ST. LOUIS — St. Louis distributors report strong demand from restaurants and other foodservice channels.

Sun Farm Foodservice reports an uptick in demand from St. Louis area schools, said John Pollaci, president.

“We’ve delved a bit more into the school business,” he said.

Federal programs to bring more fruits and vegetables to the nation’s public schoolchildren have helped drive demand, particularly in lower-income schools in St. Louis, Pollaci said.

The trend has carried over to private schools, though Pollaci said he would like to see it accelerated.

“There’s still a lot of work to be done in private schools,” many of whom are hesitant based on cost concerns, he said.

Still, there are exceptions at the top end of the private-school food chain.

“Some of them eat better than I do,” he said.

As for the restaurant end of the foodservice spectrum, St. Louis is fairly stable, despite the loss of two independent restaurants that went out of business in the past year, Pollaci said.

“It’s pretty decent — we have the right amount,” he said.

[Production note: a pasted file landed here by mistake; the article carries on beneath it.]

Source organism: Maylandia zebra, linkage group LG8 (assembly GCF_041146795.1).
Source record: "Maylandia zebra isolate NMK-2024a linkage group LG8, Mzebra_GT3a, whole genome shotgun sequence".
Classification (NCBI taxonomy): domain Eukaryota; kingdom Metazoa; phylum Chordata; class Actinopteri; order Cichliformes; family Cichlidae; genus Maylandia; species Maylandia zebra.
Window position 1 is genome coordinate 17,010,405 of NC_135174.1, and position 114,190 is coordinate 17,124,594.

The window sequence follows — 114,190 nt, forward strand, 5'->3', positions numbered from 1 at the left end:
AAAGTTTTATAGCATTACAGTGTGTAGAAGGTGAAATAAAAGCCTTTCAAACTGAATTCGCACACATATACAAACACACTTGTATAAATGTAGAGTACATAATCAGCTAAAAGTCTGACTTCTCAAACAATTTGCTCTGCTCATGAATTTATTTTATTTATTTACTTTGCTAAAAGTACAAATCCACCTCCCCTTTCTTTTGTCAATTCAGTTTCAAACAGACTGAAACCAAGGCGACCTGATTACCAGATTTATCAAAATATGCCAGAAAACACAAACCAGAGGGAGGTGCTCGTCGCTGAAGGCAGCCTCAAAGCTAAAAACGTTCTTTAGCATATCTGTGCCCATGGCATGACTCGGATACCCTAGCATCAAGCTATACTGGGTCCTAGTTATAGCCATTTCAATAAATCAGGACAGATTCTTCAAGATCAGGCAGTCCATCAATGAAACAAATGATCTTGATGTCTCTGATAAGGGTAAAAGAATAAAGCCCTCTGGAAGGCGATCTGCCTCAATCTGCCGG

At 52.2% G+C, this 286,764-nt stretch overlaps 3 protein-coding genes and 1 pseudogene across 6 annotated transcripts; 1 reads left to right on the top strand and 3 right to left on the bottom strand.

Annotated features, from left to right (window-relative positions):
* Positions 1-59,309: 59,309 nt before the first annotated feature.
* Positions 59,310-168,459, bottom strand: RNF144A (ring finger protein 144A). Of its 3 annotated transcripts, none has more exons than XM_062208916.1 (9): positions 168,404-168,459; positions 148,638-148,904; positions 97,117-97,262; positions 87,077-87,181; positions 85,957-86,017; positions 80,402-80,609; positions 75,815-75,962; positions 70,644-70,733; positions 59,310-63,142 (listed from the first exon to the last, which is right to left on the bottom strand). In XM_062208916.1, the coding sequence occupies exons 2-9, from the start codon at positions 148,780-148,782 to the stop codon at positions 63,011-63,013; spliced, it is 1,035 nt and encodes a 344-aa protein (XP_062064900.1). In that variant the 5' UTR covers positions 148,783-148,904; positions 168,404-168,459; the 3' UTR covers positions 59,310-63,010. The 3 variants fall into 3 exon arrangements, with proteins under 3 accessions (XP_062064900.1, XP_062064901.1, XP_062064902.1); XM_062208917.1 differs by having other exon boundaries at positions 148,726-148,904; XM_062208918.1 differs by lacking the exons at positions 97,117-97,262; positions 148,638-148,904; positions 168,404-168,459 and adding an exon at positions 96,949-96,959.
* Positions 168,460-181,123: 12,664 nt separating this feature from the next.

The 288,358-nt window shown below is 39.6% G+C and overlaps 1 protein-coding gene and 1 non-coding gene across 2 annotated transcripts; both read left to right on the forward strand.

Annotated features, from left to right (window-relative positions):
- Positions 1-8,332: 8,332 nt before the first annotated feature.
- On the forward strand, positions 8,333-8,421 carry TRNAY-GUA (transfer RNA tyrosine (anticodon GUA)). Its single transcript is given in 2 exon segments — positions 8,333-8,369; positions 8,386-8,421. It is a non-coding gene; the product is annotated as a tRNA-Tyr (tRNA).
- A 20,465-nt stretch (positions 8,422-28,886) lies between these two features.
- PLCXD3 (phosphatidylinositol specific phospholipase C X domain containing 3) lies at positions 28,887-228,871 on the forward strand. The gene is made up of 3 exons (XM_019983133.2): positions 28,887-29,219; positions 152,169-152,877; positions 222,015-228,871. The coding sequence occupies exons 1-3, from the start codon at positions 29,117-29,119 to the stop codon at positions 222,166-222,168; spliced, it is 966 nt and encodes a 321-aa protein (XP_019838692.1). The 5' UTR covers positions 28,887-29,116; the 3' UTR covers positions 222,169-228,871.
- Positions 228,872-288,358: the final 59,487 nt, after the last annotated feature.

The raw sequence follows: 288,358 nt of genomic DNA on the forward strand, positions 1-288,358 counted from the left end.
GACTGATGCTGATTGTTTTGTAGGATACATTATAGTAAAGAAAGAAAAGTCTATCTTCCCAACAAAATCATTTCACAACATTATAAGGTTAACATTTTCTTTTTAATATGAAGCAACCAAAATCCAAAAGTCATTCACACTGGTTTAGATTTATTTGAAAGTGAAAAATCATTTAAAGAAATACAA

It’s a workable model, Pollaci said, as long as entrepreneurs don’t get overzealous about adding new restaurants.

“If you add one, it’s going to cannibalize” existing restaurants, he said.

The St. Louis restaurant scene has been altered by the growth in chain restaurant business, said Steve Wielansky, partner in Independent Fruit & Produce, another wholesaler on the St. Louis Produce Market.

“It’s become such a chain-dominated market in St. Louis, which it didn’t used to be,” he said.

That change affects the city’s distributors, Wielansky said.

“It’s all contracts,” he said. “It cuts the middleman out.”

Strong ethnic communities, including the Bosnian community and the ever-growing Latino community, are among the factors driving restaurant growth in St. Louis, said Dale Vaccaro, owner of Vaccaro & Sons Produce.

“The restaurant business is thriving,” Vaccaro said. “There’s a good mix of people in St. Louis.”